Customer: “You, too! I’m gonna bring you so many customers, post reviews on all the local Facebook pages and on the classifieds websites, and everything! I’ll post a review on your Facebook page, too. Bet you’re glad you gave me a deal now, huh!” *winks* “I’ll bring my other vehicle in, too. I’ll message tomorrow to book an appointment.”

Me: “All right, thank you. Sounds great! See you!”

(Two weeks later, no reviews, no posts, no other appointment, no referrals. I found him on Facebook and discover he’s a car salesman… and sold that vehicle the next day. He literally stinged my price and made this whole show just to sell this vehicle without having to deduct anything from any of the other businesses in town! Better yet — the $60 customer he said referred him had no idea who he was, and she didn’t have a boyfriend… so he just pulled a number out of thin air to get a deal.)

Literally A Flammable Situation

, , , , , | Right | August 18, 2017

(Back in 1996, working an afternoon at the popular local convenience store with gas pumps. Gas is about $1.25 a gallon. We have multiple cars at the pumps and a line of customers waiting inside at the register to pay. A little old lady comes up…)

Old Lady: “What do I owe on pump four?”

Me: *checking the pump total* “$13.96.”

Old Lady: “That doesn’t sound right. Please make sure you’re looking at the right pump. Number four.”

Me: *checking again* “Huh, that’s weird. It’s $14.67, now.”

(My manager is organizing the shelves nearby and gives me a weird look.)

Old Lady: “That can’t be right; my tank has a hole in it and can only hold about $8 dollars of gas.”

(My manager, a 4’11” woman, LEAPS over the service counter, palming the emergency pump shutoff, races to the aisle with cat food, and shoots out the front door with a bag of kitty litter, shouting “Call the fire department!” at me and “GET AWAY FROM THE PUMPS!” to everyone outside.)

Old Lady: “So, will $8 be enough?”

This story is part of the Convenience Store roundup!

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Spewing A Lot Of Hot Gas About This

, , , , | Right | August 17, 2017

(A man walks in, really frustrated.)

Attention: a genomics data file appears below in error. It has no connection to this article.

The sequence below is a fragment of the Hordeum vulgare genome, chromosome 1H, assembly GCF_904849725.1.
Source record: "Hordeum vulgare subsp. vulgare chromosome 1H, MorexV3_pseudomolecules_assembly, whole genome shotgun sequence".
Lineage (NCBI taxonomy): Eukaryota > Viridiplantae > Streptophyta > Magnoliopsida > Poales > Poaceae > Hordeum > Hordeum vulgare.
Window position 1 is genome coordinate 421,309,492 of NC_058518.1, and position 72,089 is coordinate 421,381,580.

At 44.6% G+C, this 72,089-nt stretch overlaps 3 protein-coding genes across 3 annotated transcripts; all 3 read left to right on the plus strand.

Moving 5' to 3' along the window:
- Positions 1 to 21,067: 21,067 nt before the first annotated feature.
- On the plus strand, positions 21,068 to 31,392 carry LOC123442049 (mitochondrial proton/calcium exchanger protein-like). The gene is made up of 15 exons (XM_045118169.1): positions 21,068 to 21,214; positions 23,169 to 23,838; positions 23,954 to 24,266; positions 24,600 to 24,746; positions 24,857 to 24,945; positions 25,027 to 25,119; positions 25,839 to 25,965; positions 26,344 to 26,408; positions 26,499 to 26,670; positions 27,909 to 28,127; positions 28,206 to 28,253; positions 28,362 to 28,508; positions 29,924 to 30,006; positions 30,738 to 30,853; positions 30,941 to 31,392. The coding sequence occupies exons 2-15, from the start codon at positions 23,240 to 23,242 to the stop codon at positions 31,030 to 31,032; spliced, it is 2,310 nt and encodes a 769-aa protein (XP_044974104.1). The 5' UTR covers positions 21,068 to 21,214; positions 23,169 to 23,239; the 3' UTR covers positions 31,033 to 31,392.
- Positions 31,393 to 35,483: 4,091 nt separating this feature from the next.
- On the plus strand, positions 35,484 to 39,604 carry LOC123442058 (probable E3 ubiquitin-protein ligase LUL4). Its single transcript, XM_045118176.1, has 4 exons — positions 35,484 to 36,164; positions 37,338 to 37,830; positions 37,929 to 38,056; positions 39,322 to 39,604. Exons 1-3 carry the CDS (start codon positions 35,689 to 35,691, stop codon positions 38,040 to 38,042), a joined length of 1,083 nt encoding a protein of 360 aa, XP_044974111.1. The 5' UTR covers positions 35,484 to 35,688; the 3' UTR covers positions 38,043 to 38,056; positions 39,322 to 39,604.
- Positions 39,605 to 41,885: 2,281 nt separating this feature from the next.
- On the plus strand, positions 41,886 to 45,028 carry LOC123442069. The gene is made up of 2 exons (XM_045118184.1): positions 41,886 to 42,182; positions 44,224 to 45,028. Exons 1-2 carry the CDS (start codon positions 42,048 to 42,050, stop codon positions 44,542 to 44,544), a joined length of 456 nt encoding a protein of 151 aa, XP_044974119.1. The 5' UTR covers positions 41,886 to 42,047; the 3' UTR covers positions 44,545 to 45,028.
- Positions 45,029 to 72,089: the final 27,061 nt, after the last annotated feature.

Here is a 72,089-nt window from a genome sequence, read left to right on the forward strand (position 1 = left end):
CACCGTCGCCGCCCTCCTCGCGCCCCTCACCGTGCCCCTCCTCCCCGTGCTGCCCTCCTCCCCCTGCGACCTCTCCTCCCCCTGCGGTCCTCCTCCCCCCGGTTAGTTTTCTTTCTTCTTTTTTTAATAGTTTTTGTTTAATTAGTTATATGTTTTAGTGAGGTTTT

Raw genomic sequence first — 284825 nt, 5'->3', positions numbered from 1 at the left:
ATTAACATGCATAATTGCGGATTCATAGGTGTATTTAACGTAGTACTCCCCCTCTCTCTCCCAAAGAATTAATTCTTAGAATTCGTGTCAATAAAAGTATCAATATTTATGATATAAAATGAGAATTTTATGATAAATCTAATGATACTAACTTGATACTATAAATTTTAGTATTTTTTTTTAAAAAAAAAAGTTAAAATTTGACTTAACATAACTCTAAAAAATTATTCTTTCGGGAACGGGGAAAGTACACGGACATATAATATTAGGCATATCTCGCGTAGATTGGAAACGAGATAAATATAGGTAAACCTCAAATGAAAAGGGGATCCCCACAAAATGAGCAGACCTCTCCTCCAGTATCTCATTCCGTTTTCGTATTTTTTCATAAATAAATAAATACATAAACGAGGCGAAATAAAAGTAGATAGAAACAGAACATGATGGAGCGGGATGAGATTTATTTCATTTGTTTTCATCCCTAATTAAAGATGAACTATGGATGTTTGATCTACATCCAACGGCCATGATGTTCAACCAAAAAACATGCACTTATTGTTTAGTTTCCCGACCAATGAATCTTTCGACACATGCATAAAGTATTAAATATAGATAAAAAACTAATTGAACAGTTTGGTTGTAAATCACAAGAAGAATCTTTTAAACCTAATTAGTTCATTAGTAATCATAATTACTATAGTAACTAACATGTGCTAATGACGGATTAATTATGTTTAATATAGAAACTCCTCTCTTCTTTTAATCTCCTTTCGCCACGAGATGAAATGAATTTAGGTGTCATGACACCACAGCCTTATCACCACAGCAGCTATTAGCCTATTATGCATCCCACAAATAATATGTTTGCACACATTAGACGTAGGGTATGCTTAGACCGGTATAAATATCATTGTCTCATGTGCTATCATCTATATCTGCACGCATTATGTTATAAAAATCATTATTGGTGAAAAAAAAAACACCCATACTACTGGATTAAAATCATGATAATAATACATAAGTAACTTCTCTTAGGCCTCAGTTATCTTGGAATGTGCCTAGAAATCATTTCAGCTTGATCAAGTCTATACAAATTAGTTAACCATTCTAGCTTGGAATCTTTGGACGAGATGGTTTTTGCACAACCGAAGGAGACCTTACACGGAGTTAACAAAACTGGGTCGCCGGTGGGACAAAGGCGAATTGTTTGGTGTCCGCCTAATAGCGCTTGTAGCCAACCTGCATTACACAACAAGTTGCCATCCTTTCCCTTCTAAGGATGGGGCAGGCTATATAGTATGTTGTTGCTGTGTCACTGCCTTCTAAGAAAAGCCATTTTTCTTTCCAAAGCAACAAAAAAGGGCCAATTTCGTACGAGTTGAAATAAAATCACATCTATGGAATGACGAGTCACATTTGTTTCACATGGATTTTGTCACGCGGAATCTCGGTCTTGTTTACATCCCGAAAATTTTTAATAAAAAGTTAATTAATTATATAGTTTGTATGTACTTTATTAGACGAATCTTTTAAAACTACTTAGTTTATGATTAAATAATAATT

Man: “Do ANY of your fuel pumps work?”

Me: *stares at the other people outside using them, plus my screen which shows all green* “Um. Yes. All of them. Which one are you on?”

Man: “I’m on ten!”

Me: “Ten is operative.”

Man: “My wife just came in and it’s not working!”

Me: “Did she pre-pay?”

Man: “No!”

(Unsure of why it was then relevant to mention it, I relent.)

Me: “Well, sir, I’ll come out and we’ll see why it’s not working for you!”

Man: “Good!”

(We walk out and he lifts the nozzle, selects the grade, and tries to pump.)

Man: “See! It’s BROKEN!”

Me: “Actually, sir, you didn’t scan your loyalty card. See the screen? It says to scan it, first.”

Man: “WHY?!”

Me: “It’s part of the process.”

Man: “This is RIDICULOUS! So how do I pump fuel?! I don’t have one of these cards!”

Me: “Well, you can come inside and prepay.”

Man: “This is stupid! You don’t even SAVE anything on your gas! ”

Me: “Sir, you save at least $0.03 a gallon with the card or $0.10 for every $50 you spend in our store.”

Man: “Uh. I’m an INTERNATIONAL BUSINESSMAN! I know these things and yeah, that is just a FLUKE! You don’t save anything!”

(Never mind what he said made no sense. We get inside to pay.)

Me: “So how much do you want to prepay?”

Man: “Six dollars. Where do I BUY one of those cards anyway?”

Me: “They are free at customer service across the lot at our main store.”

Man: “Yeah. I’m not doing that.”

Me: “Here, I will scan this courtesy card so you’ll save $0.03 off per gallon anyway.”

Man: “Why do you have to scan that card first anyway?”

Me: “Because if we didn’t, people could pump gas and drive off without paying and we have no way of finding them. With the card, if anyone drives off, we have their address and number and we can find them and collect.”

Man: “Oh.”

(And I ring him up and hand him his receipt.)

Man: “Yeah. I’ll pump that six dollars and put the rest of my gas on my credit card.”

(The man walked out and I burst out laughing. After six dollars, he was back to square one, got angry, and drove off.)